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so long. let's turn to you, peter. there was this appetite to go abroad coming to get outside the united states and then china happened and we had a growth scare. what you make of that trade at the moment? >> i think we are looking for opportunities. the are going to be some neat things that go on. think we were already starting to see people coal supply chains out of china and look to move elsewhere. i think that's going to accelerate area this going to be countries that benefit from that. we avoid a lot of the middle eastern debt in turkey. we see a lot of issues. -- that itgenerals ran would not retaliate right away. we are starting to hit that window. we used to think we might see something in the cyber front. i would avoid that area. as a whole i think this is an opportunity. local currency will become really interesting after the big selloff we've seen.
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>> before we get the local currency, -- >> i think this is going to take longer to resolve them before. i think what people are not focusing enough on, to me it's really about tourism. china has become the biggest outbound consumer of tourism. very large consumers of u.s. tourism. five cannot come in and out of their. i think that's going to have a bigger impact than we are aware of and the whole focus of supply chain that may or may not get results quickly. >> i think this really amplifies when we have seen in china with trade wars. tariffs on steroids were companies are urgently trying to figure out how do we get out of dealing with issues like cap endemic's or supply chain issues. >> we are all evolving in the information flow. at the same time i do think there's a big opportunity. we just talked about the
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financial easing we've seen over the last 12 months. ultimately that's going to find its way into emerging market. you will see some level of cyclicality depending on the timing of all of this. back.ll see bounce at the same time you will see dispersion. we talked about commodities, certain regions have significant impact with regards to the weaker commodity sector. in a low growth environment, beyond that there are opportunities to find decent returns relative to the develop markets. >> that's what i find intriguing about the moment. if you think about what is lacking its base metals, energy, high yield as well. when you guys speak to clients and speak to people in the market there's a consensus about a v-shaped recovery. places like china, and yet there's a reluctance to get into the commodity trade and i find that hard to reconcile. if you believe that china's going to go through a stimulus why wouldn't that be a trade you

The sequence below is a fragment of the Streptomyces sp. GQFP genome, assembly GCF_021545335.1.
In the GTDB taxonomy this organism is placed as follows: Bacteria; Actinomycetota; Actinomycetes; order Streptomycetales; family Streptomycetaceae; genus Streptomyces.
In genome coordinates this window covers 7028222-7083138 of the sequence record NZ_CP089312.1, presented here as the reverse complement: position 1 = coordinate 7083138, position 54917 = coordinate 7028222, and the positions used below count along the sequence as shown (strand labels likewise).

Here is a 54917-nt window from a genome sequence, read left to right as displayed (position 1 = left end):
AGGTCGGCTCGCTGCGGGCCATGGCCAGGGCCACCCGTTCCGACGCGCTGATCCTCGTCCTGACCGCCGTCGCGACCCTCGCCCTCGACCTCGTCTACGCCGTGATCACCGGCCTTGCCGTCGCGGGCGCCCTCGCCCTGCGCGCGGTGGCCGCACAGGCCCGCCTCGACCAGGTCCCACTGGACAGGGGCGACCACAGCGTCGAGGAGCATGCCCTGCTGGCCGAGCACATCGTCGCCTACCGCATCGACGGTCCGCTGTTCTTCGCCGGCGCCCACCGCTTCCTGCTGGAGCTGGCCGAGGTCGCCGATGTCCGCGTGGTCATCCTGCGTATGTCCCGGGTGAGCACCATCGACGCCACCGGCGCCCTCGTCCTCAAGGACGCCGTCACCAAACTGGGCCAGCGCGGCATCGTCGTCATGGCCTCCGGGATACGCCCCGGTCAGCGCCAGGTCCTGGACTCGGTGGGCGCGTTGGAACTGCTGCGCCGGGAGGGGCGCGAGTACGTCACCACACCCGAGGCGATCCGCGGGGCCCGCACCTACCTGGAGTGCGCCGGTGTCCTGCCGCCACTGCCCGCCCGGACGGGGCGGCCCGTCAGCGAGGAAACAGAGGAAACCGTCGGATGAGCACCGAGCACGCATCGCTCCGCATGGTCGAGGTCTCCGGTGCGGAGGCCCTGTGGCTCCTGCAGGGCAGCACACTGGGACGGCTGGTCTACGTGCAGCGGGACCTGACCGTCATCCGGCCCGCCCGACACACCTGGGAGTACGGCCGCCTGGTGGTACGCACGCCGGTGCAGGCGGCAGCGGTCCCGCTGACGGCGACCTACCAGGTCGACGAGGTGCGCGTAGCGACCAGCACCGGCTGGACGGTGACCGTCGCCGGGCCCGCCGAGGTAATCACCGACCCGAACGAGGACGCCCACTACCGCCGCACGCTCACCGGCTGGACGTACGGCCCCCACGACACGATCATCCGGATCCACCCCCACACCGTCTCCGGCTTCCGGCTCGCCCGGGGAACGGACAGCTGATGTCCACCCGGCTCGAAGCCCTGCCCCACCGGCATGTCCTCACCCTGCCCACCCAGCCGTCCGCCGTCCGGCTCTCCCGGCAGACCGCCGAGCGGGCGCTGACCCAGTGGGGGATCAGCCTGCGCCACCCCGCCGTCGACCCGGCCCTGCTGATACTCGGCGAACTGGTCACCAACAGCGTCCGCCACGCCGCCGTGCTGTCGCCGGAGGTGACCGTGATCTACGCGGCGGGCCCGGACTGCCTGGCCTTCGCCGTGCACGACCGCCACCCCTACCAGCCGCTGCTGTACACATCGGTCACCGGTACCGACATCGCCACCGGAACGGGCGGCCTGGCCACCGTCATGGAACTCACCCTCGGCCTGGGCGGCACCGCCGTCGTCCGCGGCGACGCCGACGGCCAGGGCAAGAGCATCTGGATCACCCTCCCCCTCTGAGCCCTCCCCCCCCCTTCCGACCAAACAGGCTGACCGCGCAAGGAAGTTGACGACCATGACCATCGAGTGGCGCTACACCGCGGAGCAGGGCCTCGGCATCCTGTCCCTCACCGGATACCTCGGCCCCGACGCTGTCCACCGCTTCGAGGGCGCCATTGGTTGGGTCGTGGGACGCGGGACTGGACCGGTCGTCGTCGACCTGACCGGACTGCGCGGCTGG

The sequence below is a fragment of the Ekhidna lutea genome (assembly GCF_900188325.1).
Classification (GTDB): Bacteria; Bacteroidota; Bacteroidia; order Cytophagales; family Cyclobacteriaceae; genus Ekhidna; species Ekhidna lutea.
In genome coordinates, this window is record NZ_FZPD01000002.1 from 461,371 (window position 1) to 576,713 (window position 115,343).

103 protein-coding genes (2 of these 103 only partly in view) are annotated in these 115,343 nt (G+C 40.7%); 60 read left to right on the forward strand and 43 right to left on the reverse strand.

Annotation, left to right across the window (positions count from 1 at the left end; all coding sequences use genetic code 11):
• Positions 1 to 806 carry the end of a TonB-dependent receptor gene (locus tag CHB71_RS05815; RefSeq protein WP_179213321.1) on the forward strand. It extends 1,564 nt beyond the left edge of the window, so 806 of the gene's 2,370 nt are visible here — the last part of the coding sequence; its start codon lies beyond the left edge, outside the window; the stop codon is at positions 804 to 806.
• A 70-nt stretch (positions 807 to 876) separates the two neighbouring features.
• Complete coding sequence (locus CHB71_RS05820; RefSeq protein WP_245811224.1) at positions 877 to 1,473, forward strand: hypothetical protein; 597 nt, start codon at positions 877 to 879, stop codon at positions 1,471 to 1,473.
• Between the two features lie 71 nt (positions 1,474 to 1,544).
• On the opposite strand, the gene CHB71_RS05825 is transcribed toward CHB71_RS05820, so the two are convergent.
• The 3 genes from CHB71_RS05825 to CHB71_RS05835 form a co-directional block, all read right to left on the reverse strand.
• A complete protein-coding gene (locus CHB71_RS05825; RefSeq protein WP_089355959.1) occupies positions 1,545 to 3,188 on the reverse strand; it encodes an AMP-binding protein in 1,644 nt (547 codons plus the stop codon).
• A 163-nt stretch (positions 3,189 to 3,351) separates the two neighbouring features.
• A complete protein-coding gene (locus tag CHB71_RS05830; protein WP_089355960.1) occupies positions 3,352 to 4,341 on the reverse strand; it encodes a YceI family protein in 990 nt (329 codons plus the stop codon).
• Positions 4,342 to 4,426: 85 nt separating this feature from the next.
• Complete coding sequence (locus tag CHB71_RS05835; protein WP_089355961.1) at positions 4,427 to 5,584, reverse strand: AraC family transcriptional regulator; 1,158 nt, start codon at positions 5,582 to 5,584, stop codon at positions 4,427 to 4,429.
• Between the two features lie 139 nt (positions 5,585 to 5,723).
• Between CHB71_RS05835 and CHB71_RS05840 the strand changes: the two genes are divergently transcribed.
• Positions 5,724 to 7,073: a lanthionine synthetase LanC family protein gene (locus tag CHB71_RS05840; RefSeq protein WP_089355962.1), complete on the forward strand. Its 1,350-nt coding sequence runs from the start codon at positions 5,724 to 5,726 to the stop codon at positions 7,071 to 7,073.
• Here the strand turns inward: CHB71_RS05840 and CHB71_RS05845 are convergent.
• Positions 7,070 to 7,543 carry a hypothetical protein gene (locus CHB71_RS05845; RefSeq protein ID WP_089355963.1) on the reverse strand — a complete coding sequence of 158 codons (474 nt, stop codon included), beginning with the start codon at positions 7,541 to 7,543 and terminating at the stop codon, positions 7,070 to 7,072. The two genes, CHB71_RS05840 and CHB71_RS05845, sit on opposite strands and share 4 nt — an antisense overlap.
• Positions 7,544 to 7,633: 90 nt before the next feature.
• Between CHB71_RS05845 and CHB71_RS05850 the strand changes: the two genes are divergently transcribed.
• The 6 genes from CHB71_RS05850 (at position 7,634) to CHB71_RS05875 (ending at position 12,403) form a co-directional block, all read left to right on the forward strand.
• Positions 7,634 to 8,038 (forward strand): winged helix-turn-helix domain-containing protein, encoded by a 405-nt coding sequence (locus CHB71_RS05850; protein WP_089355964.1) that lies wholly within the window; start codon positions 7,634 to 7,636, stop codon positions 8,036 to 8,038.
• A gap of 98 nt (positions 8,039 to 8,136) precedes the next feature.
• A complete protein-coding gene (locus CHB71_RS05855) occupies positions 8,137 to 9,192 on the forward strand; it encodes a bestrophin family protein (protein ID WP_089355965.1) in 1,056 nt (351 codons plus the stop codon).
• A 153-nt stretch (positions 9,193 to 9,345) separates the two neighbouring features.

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what to get behind? >> let's make sure we define i think the v-shaped recovery is around the chinese economy because the rest of the world had a drag but not necessarily a real headwind to growth more recently. if you look at this, we do think that you will see a recovery. this is probably going to be more prolonged, have an impact on certain sectors more than others. a huge economy that is still growing and you will see it bounce back. the further the pullback the further the recovery you will see a timing of that. from a commodity standpoint there is a called pesce correlation associated. china has a demand that is weakened because -- for the commodities but you had a supply impact, we've seen this over the course of the last five years. i think that is a bigger issue. the changes around commodities,